Francis Nwokeji, a restaurant worker from New York, speaks during a press conference calling on Congress to abolish the sub-minimum wage for tipped workers in Washington DC, February 7, 2022.
© 2022 Allison Bailey/AP Photo
Voters in Washington, DC, and Portland, Maine, can decide this November to eliminate a two-tiered minimum wage system that has denied many workers their right to a living wage.
Under the Fair Labor Standards Act, employers can pay tipped workers just US$2.13 an hour, rather than the federal minimum wage of $7.25. If tips don’t bring workers’ total earnings to at least equal the federal minimum wage, the employer must make up the difference. In practice, however, this mandate is often ignored. A federal review of employment records from 2010-2012 revealed that 83.8 percent of full-service restaurants improperly calculated wages for tipped workers or committed other wage and hour violations.
Eliminating Two-Tiered Minimum Wages for Tipped Workers Can Reduce Poverty and Inequality
Under the Fair Labor Standards Act, employers can pay tipped workers just $2.13 an hour in cash wages if their tips add up to the federal minimum wage of $7.25. But this practice leaves many tipped workers vulnerable to exploitation and abuse.
State Minimum Cash Wages for Tipped Jobs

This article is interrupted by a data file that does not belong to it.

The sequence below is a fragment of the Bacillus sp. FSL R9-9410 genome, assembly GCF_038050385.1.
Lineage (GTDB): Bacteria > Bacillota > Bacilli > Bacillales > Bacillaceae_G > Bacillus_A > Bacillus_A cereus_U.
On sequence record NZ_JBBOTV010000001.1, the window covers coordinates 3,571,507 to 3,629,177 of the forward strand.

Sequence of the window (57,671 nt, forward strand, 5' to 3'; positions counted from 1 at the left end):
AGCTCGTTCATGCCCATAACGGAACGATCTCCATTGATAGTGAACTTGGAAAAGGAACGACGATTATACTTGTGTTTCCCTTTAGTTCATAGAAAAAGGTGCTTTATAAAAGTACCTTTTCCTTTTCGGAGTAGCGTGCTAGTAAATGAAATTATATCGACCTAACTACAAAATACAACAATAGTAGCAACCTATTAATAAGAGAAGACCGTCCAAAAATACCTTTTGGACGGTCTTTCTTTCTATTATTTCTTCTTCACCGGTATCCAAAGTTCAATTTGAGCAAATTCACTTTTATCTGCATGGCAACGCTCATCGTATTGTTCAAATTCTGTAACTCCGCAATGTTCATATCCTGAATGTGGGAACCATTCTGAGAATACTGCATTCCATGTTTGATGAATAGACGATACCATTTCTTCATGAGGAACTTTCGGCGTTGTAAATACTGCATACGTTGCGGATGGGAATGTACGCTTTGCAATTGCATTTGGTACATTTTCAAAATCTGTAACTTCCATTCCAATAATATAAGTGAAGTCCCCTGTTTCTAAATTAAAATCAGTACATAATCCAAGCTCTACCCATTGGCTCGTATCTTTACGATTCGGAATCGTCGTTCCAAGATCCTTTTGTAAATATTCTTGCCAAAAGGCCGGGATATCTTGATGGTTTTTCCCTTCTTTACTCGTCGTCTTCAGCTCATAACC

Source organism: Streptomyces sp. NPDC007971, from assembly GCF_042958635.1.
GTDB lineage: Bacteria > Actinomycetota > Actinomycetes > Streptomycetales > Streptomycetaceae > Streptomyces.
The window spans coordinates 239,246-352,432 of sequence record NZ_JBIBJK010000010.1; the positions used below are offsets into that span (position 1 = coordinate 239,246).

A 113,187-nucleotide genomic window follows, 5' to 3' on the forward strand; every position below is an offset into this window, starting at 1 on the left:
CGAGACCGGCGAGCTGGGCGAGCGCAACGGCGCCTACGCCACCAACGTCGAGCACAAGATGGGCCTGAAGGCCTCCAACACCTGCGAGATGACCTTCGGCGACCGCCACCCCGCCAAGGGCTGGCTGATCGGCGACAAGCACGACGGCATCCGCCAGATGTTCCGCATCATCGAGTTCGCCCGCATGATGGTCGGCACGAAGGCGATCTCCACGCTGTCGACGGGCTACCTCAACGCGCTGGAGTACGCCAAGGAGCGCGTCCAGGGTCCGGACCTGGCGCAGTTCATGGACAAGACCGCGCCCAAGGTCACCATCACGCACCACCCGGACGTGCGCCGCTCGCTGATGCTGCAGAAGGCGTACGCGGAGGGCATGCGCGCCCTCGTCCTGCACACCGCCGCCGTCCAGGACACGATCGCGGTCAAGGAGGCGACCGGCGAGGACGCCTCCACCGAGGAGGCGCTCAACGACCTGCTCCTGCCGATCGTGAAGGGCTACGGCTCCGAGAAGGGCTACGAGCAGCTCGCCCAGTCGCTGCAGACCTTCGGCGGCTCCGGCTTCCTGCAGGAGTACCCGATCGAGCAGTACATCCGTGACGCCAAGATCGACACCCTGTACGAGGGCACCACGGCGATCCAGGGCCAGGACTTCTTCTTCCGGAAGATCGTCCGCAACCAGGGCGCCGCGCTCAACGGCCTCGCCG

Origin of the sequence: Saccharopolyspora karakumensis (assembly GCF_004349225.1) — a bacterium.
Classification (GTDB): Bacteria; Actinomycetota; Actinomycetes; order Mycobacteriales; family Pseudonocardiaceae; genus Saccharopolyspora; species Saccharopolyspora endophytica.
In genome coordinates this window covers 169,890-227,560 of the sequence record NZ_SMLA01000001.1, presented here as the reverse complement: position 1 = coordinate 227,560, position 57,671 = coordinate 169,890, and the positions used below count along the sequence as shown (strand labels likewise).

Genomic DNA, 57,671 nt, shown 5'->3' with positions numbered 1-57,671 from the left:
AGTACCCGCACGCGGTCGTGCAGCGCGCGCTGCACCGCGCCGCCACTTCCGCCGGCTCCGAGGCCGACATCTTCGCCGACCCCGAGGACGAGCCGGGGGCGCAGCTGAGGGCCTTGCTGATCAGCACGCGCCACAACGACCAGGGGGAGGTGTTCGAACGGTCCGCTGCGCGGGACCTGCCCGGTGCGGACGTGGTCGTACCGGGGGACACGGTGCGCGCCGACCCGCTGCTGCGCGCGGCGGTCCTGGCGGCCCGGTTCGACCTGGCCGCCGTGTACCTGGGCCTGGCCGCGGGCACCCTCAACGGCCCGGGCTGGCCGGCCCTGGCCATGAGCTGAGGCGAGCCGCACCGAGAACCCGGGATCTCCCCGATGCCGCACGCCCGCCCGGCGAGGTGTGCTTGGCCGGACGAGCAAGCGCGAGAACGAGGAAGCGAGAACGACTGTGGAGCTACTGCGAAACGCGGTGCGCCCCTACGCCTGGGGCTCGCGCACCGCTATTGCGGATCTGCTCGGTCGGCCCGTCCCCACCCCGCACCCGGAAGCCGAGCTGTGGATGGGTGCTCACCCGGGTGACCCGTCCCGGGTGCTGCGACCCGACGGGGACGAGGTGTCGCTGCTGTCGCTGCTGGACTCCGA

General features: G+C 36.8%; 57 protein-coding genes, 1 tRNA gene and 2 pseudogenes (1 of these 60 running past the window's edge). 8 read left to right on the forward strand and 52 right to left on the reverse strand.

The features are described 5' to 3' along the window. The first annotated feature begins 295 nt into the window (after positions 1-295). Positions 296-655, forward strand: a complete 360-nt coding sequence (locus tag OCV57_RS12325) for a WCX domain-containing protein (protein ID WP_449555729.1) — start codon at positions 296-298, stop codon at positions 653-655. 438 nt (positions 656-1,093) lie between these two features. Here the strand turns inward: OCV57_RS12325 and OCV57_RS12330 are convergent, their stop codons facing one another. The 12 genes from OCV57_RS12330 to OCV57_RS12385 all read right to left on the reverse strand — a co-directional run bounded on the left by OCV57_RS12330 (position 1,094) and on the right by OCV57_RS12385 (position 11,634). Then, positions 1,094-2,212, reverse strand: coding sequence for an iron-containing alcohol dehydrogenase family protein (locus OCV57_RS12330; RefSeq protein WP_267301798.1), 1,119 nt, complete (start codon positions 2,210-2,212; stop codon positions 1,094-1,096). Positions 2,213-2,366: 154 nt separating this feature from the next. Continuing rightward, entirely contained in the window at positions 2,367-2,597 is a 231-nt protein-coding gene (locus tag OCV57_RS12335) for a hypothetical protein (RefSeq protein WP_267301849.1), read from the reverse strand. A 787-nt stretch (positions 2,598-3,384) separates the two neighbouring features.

Note: Some states have different minimum wage scales based on region, sector, or employer size. This chart shows the lowest minimum cash wage that tipped workers could earn in the state. In New York State, for example, tipped workers’ minimum wage rates vary by region. This chart shows the lowest minimum cash wage ($8.80), which applies to food service workers outside of New York City and Nassau, Suffolk and Westchester counties.
Source: U.S. Department of Labor, Wage and Hour Division (last revised January 1, 2022).
While some US states abolished this two-tiered wage system, a direct legacy of slavery, 43 states still allow subminimum wages for a tipped work force that is nearly 70 percent female and disproportionately Black and brown. According to the Bureau of Labor Statistics, restaurant workers occupy four of the ten lowest-paid occupations in the US. These workers are at least twice as likely to live in poverty, with even higher rates among workers of color.
The Economic Policy Institute, the One Fair Wage campaign, and others have published research showing that tipped workers in states that eliminated the subminimum wage enjoy higher earnings, face less harassment on the job, and are less likely to live in poverty. It can also reduce race and gender inequities perpetuated by the tipped wage.
In DC, Measure 82 would eliminate the state’s tipped subminimum wage of $5.35 an hour, raising pay to the state’s $16.10 minimum wage by 2027. The measure would not prohibit tips or tipping, but would ensure that a basic minimum wage was paid by an employer. In Portland, Question D would eliminate the subminimum wage and increase the minimum wage to $18 an hour by 2025, directly affecting 1,500 tipped workers and one-fourth of the working population.
These ballot initiatives are long overdue since subminimum wage workers are entitled to a living wage and should not have to rely on the arbitrariness of tips to enjoy that right.